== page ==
In a book released last fall, president of Catholics for the Common Good, William B. May, has encouraged defenders of traditional marriage to focus on the meaning of the term "marriage" to avoid the "hate speech" brand when discussing their position.
"People should understand that the real question is not whether to let homosexuals marry, but whether to redefine marriage or not," said May in statement on Monday. Marriage under its current definition, said May, "is an institution that unites children with their mothers and fathers. Thus, marriage between homosexuals is not possible without completely changing its purpose and removing its primary public interest."
In his book, Getting the Marriage Conversation Right: a Guide for Effective Dialogue, Mays argues that defenders of traditional marriage can deflect accusations of "hate" in discussing their opposition to redefining marriage by not buying into the arguments of detractors of the Defense of Marriage Act (DOMA) but ask instead, "What does this have to do with the only institution that unites children to their moms and dads?"
Getting the Marriage Conversation Right delves into the misperceptions about the reason for marriage and how to defend it without discussing religion or homosexuality.
Reviewers of the book on Amazon.com so far have been positive with an average ranking of four and half stars out of a possible five.
"In this book, we get a definition of what is going on in our current society with regards to marriage, and how society is trying to rid itself of traditional marriage. This is sad indeed, because as the book states, 'Marriage unites a man and woman with each other and any children born from their union.' No other societal institution does that, and if traditional marriage was compromised, an institution would need to be created to fill the requirements of the quote above," said reviewer Stuart Dunn.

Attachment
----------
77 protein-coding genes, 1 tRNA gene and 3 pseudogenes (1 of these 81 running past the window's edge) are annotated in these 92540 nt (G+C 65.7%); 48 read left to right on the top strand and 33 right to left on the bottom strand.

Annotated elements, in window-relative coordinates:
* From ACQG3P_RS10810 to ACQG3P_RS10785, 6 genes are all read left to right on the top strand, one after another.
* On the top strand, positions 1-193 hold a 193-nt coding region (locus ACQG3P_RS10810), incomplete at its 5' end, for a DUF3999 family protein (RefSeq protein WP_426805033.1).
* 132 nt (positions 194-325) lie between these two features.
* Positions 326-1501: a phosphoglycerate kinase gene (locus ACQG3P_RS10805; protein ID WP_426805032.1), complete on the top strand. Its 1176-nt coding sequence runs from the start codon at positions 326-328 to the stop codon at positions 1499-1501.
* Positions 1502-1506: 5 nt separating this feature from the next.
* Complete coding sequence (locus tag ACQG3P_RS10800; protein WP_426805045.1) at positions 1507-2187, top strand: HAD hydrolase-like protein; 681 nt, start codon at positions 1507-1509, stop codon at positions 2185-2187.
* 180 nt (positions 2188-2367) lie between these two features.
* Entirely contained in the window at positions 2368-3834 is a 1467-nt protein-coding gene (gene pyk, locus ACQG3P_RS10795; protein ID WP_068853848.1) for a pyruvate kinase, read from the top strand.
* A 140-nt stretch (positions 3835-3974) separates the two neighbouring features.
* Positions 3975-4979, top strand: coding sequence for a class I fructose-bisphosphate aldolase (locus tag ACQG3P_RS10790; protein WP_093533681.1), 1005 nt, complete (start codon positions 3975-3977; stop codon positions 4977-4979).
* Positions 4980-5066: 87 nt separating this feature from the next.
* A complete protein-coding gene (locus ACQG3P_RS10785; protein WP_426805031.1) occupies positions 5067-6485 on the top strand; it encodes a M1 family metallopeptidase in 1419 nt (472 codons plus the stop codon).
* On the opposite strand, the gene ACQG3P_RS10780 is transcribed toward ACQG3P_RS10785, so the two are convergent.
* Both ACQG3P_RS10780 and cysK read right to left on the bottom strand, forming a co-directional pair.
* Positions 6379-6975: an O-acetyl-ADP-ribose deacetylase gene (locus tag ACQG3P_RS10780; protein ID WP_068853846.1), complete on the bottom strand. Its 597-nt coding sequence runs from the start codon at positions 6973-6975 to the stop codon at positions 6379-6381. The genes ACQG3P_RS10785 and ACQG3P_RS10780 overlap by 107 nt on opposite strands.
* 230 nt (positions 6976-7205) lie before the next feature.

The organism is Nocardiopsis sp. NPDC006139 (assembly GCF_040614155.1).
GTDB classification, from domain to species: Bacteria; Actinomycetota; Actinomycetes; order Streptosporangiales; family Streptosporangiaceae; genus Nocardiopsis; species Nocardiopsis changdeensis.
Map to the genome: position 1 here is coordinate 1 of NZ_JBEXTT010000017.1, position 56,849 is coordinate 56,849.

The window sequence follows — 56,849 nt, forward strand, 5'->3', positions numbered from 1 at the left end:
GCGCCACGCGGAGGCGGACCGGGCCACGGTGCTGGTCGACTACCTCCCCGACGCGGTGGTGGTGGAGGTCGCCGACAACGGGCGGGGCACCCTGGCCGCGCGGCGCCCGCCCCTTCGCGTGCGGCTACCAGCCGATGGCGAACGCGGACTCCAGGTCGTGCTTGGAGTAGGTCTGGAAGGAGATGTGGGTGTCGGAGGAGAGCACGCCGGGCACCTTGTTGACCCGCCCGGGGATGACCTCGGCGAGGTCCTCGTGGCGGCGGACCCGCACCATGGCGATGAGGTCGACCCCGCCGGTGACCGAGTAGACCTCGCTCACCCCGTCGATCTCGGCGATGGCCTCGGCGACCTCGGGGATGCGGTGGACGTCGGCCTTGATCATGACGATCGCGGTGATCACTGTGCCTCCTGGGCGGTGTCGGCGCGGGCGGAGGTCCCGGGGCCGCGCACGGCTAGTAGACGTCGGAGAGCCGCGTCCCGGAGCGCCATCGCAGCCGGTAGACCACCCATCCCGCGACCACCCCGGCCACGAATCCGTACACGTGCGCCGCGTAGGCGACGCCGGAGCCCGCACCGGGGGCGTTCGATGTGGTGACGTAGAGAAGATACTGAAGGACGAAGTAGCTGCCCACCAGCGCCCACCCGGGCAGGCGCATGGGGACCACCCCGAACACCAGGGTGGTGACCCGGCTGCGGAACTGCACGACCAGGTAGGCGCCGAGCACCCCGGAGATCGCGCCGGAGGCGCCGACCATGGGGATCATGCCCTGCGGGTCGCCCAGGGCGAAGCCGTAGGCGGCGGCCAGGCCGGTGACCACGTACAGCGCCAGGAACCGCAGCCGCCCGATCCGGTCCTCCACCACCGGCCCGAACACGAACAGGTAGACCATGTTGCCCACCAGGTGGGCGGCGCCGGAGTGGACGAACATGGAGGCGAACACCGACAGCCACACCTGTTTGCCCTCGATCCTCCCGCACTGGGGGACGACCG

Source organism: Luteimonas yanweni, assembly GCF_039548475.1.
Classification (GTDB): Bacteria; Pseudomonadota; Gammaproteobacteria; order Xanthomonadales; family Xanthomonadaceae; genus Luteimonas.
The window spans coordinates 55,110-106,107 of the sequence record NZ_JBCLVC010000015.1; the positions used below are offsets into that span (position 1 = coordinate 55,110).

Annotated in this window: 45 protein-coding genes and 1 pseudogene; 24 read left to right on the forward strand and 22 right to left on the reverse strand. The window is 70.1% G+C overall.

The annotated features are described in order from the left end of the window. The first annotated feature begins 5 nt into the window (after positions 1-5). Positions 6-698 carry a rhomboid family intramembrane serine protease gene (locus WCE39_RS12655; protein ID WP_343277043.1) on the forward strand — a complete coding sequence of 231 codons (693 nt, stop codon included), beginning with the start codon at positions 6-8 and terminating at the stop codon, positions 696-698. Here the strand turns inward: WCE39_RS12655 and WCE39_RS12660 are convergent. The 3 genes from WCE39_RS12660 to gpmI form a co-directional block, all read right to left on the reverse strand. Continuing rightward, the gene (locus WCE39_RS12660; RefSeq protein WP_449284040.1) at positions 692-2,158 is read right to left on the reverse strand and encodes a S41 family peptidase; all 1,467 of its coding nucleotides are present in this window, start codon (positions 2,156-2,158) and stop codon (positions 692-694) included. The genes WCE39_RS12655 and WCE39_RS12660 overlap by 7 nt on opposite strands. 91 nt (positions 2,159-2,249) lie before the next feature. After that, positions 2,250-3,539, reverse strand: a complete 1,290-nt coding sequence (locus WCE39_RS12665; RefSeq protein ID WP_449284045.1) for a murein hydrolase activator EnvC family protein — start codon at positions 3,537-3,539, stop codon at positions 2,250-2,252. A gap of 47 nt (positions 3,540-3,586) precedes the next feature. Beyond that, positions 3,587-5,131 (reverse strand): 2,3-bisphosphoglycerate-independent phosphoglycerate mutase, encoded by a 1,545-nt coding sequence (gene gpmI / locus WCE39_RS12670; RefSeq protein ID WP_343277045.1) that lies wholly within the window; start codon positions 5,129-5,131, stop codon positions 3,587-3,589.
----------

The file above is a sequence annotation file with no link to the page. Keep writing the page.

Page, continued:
"A useful contribution to the current debate about the meaning of Marriage. This book argues the case for the traditional understanding of this unique social institution which 'unites a man and a woman with each other and any children born from their union' in non-religious terms," said another reviewer Neil Coup. "A question and answer section further clarifies the apologetic intent of this work which carefully avoids unworthy argumentation and terminology and especially any allegation of homophobia," he added.
The U.S. Supreme Court will begin hearing oral arguments on Tuesday, March 26, on California's Proposition 8 gay marriage ban. It will then hear arguments on DOMA.
Several liberal-leaning media publications have already predicted that DOMA will fall.
DOMA is a federal law that defines marriage as a legal union between one man and one woman, and allows states that ban same-sex marriages to not recognize the unions made in other states, like New York where same-sex marriage is legal. A number of federal appeals court have ruled that DOMA is unconstitutional and President Barack Obama has asked the Supreme Court to declare parts of DOMA, which prevent same-sex marriage, unconstitutional.